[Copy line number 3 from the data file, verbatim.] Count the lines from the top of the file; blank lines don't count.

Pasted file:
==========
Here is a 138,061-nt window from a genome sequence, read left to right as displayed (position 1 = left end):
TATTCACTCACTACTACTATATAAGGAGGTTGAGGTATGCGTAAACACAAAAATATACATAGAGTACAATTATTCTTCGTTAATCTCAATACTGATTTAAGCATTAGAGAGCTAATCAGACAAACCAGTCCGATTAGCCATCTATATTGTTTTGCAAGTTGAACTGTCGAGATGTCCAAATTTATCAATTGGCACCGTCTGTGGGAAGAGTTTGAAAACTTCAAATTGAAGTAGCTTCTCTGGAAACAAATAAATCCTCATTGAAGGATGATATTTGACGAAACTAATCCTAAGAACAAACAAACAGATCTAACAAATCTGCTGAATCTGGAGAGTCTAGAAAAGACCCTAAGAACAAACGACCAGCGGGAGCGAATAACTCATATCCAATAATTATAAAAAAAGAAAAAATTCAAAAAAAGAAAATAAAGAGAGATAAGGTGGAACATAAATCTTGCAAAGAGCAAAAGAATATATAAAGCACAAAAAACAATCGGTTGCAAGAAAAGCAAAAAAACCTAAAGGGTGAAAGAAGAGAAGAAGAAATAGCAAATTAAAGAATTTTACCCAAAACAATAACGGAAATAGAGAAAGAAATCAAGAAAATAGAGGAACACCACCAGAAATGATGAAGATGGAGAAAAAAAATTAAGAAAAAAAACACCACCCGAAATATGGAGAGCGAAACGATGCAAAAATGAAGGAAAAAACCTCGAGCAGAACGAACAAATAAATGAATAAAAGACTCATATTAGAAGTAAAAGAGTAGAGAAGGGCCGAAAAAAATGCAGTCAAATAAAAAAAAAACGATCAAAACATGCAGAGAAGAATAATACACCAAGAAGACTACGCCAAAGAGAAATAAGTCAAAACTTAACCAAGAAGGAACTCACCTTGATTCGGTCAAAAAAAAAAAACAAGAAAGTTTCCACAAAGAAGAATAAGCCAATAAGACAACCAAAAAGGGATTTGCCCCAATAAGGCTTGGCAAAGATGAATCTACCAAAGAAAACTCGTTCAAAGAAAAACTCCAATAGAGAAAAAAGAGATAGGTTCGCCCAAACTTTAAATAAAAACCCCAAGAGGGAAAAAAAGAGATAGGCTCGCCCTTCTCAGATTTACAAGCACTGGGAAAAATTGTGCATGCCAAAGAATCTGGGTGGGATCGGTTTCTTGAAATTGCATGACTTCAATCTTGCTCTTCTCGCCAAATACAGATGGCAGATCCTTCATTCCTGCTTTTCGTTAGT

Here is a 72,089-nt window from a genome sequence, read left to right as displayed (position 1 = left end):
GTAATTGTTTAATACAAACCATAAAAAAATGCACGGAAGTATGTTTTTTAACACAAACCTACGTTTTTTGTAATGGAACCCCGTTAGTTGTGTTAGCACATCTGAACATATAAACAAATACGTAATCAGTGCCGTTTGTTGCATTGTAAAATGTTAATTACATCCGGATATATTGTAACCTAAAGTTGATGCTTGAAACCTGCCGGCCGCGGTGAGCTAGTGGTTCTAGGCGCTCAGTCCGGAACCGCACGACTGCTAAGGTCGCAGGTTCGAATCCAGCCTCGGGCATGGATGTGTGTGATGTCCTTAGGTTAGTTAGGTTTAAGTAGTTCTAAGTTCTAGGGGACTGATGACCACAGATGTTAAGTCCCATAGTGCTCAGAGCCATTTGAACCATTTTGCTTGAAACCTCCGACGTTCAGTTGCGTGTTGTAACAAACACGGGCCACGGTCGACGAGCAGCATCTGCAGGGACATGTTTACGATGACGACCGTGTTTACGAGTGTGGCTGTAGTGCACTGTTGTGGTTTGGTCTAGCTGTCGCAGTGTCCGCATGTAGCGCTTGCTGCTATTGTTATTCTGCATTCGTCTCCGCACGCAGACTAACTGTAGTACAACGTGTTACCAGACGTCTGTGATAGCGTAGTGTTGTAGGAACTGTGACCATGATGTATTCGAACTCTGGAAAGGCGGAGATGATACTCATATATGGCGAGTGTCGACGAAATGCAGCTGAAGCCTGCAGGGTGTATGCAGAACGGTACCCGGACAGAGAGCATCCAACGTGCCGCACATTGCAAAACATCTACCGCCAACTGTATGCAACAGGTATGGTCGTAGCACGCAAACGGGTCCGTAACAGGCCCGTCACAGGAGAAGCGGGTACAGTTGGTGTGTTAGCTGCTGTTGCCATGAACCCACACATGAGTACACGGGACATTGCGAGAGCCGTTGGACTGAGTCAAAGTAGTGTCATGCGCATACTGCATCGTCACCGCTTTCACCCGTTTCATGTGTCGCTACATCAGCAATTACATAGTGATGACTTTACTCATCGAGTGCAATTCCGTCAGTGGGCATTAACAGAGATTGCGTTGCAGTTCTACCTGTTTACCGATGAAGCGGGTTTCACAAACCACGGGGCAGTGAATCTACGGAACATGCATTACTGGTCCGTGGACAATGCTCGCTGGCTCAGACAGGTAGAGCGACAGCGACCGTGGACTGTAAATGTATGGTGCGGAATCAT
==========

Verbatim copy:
Here is a 72,089-nt window from a genome sequence, read left to right as displayed (position 1 = left end):